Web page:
An accused Hezbollah financier acquired Beirut real estate from Rana Koleilat, a Lebanese fugitive who defrauded Al-Madina Bank in collaboration with Syrian intelligence before the financial institution dramatically collapsed in 2003
On November 7, 2001, Koleilat co-founded V69 Real Estate SAL, which three weeks later purchased real estate in the up-scale Verdun 730 mixed commercial and residential center in Lebanon’s capital, according to a title deed acquired by Levant Networks.
Shares in the real estate holding company were then acquired by Saleh Assi — a businessman sanctioned by the US on December 13 for helping finance Hezbollah — along with his relatives and a legal representative.
The acquisition came amid Koleilat’s conspiracy to defraud Al-Madina Bank and reportedly provide money and real estate to Syrian officials and their allies in Lebanon.
Koleilat fled Lebanon in 2004 while under investigation for her role in the collapse of Al-Madina Bank. While the circumstances of the scandal remain shrouded in mystery, Al-Madina Bank chairman Adnan Abou Ayyash claimed in a lawsuit that Koleilat tricked him into transferring $670 million into the bank that she then siphoned to herself and her co-conspirators.
Assi, for his part, filed his own lawsuit against Koleilat in 2013, after the bank fraud became a public matter.
A private firm hired by Ayyash, Fortress Global Investigations, uncovered that Koleilat in 2003 moved over $1 million in the bank’s funds to then-Syrian military intelligence chief in Lebanon Rustom Ghazaleh, according to US News & World Report.
In a move resembling Assi’s real estate acquisition, Fortress Global Investigations said that in 2002 Koleilat “transferred, at no cost, a lavish Beirut apartment to a close friend of Khaled Kaddour, identified as the office manager” of Maher al-Assad.
Koleilat admitted to robbing bank funds on behalf of Ghazaleh in a 2015 interview with Lebanese newspaper Al-Shiraa. Ghazaleh died a month later in Syria, amid rumors that he was either beaten to death by guards of a rival security official or killed out of fears he would provide evidence to the Special Tribunal for Lebanon (STL) investigating the 2005 assassination of former Lebanese premier Rafiq Hariri.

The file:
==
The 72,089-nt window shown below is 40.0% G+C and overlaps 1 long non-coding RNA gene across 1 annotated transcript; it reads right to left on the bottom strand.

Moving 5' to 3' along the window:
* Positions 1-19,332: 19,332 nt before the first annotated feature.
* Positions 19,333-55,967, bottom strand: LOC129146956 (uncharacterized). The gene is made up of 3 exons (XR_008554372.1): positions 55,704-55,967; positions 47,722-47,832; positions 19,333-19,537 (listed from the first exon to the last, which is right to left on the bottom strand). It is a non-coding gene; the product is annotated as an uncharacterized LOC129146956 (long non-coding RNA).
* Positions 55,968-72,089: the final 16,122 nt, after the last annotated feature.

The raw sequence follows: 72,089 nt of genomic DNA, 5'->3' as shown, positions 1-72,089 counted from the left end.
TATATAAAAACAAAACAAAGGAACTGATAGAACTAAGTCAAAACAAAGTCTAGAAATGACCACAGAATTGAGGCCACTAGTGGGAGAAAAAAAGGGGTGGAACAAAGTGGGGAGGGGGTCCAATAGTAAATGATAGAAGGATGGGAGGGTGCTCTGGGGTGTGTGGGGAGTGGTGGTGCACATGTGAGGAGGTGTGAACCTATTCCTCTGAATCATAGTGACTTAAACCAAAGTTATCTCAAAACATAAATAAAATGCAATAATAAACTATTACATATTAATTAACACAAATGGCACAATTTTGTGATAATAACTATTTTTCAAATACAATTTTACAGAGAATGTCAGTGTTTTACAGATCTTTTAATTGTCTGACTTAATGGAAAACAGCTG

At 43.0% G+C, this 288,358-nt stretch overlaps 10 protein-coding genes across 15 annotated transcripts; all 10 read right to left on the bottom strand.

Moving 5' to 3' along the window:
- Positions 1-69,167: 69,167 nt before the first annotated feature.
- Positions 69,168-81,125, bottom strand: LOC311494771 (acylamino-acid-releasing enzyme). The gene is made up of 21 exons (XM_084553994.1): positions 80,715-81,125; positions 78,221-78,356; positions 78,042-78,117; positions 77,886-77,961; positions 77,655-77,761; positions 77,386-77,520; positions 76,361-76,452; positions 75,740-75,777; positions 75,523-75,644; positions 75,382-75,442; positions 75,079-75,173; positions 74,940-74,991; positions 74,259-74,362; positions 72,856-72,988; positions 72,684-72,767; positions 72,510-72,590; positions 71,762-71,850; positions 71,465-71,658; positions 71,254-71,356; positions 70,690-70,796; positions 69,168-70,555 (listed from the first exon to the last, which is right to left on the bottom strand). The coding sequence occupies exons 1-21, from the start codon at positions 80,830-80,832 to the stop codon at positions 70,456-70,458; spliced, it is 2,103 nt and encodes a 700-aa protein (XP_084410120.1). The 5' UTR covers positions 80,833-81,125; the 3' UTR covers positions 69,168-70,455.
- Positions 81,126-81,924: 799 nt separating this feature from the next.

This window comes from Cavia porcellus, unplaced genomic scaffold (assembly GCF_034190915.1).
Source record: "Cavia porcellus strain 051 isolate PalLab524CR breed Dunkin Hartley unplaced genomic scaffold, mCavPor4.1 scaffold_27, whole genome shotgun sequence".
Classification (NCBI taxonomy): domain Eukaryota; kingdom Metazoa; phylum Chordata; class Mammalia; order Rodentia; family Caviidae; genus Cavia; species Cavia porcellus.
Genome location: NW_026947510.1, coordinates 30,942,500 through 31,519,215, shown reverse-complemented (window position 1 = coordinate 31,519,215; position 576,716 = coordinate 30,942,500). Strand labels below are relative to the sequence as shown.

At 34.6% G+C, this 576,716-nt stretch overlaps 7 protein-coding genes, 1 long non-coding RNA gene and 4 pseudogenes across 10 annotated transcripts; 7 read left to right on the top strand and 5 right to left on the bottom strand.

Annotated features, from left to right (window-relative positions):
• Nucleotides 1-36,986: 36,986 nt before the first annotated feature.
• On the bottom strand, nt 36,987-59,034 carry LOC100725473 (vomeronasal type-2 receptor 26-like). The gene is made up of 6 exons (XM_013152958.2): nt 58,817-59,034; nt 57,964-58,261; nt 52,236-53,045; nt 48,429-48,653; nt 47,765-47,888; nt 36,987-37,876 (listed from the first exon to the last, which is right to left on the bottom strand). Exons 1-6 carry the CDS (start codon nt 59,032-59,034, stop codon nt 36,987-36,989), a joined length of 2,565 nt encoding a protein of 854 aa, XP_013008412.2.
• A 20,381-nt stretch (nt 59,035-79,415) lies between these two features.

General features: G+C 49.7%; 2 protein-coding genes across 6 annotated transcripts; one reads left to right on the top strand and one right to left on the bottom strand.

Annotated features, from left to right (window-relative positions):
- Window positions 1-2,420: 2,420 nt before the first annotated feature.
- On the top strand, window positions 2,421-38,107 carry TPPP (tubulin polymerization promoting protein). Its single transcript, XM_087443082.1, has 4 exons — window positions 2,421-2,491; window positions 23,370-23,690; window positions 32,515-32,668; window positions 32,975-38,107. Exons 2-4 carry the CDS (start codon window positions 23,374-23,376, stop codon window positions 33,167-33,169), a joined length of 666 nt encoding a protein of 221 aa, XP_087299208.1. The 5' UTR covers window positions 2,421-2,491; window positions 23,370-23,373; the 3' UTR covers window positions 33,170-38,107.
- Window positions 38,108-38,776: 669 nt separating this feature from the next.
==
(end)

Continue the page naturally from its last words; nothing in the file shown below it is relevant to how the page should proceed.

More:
In 2007, investigators from the STL’s predecessor, the United Nations International Independent Investigation Commission, questioned Koleilat while she was in police custody in São Paulo, Brazil, according to The New York Times.
The newspaper added that the UN Commission was “investigating what Koleilat knows about the February 2005 truck bombing that killed Hariri and 22 others and whether money that disappeared from Al Madina Bank where she worked had been used to finance the attack in Beirut.”
Saleh Assi’s Business Interests in Lebanon
Assi, who is based in the Democratic Republic of Congo (DRC), reportedly laundered money for alleged Hezbollah financier Nazem Said Ahmad, according to the US Department of the Treasury.
The US said that Assi “maintained close financial connections” with alleged Hezbollah financier Ahmad Tabaja, and that as of 2019, “Assi was one of Tabaja’s few remaining sources of financial support.”
“Assi is also a business partner of Tabaja and conducts real estate purchases on his behalf,” the Treasury said in a press release.
The US also sanctioned six of Assi’s DRC and Lebanon-registered companies, noting that its action “should not be viewed as an exhaustive list of companies owned or controlled” by the alleged Hezbollah financier.
Lebanese corporate records reveal that Assi owns a series of real estate holding and import firms in the country.
These include the above-mentioned V69 Real Estate SAL as well as Al-Mansouri Real Estate, which was founded by Koleilat in 2002. Beyond his real estate ventures with Al-Madina Bank figure, Assi also holds shares in Sol Blanc SAL, Amasko Off Shore SAL, and the Lebanese Development and Investment Company.